As always, there are some quibbles and gripes with the end product, but all-in-all -- after living with Windows 10 for months -- I can say it's a winner. It's flexible, adaptable and customizable. And it's been battle-tested by an army of beta testers for the better part of a year, making it one of the most robust operating system rollouts in recent memory.
The Start menu is back; it's almost funny how relieving that is. That humble Start button has been a fixture on the lower left corner of the Windows desktop since the halcyon days of Windows 95, offering speedy access to apps and settings. Press it on Windows 10, and you'll see the latest step in a long conversation about the state of the PC industry.
The past sits on the left: a neat column with shortcuts to your most used apps. Press the "All Apps" button and you'll get an alphabetical list of all of the apps installed on your PC. There are folders in there too -- press them, and extra options will fly out, just like they always have.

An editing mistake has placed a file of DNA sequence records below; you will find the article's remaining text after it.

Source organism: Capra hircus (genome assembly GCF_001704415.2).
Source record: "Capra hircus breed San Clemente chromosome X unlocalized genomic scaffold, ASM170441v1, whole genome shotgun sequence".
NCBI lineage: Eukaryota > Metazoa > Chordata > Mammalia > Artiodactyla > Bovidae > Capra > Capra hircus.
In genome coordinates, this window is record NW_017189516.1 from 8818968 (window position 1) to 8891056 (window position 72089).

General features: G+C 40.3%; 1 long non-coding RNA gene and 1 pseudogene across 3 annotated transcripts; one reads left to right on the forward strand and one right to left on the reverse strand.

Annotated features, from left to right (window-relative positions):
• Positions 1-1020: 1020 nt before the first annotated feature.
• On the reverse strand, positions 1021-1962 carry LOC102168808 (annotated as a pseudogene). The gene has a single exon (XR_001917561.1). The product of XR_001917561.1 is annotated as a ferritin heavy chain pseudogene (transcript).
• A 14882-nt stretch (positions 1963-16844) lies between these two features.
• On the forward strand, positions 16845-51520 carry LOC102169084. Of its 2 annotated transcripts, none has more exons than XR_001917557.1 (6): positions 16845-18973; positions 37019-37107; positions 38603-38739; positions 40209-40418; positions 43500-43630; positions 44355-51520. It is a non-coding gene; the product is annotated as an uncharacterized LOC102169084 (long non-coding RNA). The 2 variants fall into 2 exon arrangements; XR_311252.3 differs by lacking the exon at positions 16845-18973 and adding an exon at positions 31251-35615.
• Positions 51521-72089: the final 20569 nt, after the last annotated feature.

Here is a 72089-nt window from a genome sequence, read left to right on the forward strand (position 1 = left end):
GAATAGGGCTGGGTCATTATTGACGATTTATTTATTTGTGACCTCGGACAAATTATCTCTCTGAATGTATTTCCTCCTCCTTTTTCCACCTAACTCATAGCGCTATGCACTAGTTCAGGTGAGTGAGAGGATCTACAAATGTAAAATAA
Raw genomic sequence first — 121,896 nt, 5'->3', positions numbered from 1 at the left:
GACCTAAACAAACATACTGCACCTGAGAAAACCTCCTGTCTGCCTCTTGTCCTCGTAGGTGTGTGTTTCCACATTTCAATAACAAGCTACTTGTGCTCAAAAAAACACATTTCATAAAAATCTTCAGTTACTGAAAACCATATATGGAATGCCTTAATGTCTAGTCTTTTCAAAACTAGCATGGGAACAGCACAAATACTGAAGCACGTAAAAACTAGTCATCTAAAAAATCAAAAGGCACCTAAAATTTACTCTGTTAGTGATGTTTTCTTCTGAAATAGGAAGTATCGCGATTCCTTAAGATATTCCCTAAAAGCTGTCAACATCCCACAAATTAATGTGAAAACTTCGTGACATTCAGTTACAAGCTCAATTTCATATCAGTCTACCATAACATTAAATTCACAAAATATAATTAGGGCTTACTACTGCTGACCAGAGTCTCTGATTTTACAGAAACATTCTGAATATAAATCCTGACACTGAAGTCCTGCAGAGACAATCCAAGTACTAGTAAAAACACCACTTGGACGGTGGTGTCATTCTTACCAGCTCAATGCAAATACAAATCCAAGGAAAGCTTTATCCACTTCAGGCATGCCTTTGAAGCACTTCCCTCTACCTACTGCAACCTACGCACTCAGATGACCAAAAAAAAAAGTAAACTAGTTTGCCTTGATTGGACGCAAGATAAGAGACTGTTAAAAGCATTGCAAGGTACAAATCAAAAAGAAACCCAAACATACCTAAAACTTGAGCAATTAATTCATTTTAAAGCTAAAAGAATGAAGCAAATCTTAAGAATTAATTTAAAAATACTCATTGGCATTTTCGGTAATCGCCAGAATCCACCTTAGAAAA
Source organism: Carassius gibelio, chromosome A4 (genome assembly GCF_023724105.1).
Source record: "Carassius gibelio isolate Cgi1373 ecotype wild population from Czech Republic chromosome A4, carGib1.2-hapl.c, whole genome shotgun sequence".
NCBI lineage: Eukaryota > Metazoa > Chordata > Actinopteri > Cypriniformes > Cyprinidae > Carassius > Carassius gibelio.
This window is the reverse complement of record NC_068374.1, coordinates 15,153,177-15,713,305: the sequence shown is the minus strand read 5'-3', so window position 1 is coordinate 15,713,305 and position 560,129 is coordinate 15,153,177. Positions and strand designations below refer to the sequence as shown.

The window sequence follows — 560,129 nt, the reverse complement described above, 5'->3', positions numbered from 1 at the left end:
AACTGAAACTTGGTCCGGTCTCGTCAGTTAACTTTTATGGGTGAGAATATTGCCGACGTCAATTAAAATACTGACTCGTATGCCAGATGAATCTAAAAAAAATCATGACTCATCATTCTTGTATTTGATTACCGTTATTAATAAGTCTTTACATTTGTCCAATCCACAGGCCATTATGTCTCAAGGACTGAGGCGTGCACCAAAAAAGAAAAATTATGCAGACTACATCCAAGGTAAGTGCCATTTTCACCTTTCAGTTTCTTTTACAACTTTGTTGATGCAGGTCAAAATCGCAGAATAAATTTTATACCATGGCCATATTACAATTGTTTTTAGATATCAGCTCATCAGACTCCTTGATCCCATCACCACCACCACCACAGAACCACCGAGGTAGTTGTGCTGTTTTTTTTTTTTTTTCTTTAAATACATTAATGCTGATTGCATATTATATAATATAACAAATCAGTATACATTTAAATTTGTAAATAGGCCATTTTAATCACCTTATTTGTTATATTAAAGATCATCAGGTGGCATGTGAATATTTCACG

The future -- or at least, the future as Microsoft envisions it -- sits on the right side of the Start menu. These are the colorful, animated live tiles that debuted in Windows 8, pulling double duty as app shortcuts and informative widgets. You can resize these live tiles, drag them about to arrange them into groups and pin as many apps as you'd like -- the entire Start menu can be shrunk or expanded to suit your liking. It's essentially a miniaturized version of the fullscreen Start menu we saw in Windows 8. Hate live tiles? Then unpin them to excise them from your computer, leaving you with the narrow column of frequently used apps we've known for so long.
The Start menu in Windows 10 is admission that Windows 8 maybe have been a bit too forward thinking. But Microsoft hasn't abandoned that vision of unifying all manner of devices under a single operating system: Continuum in Windows 10 is the latest attempt to bridge the gap between touch and non-touch devices, and this time it doesn't force us to relearn how to work with our PCs.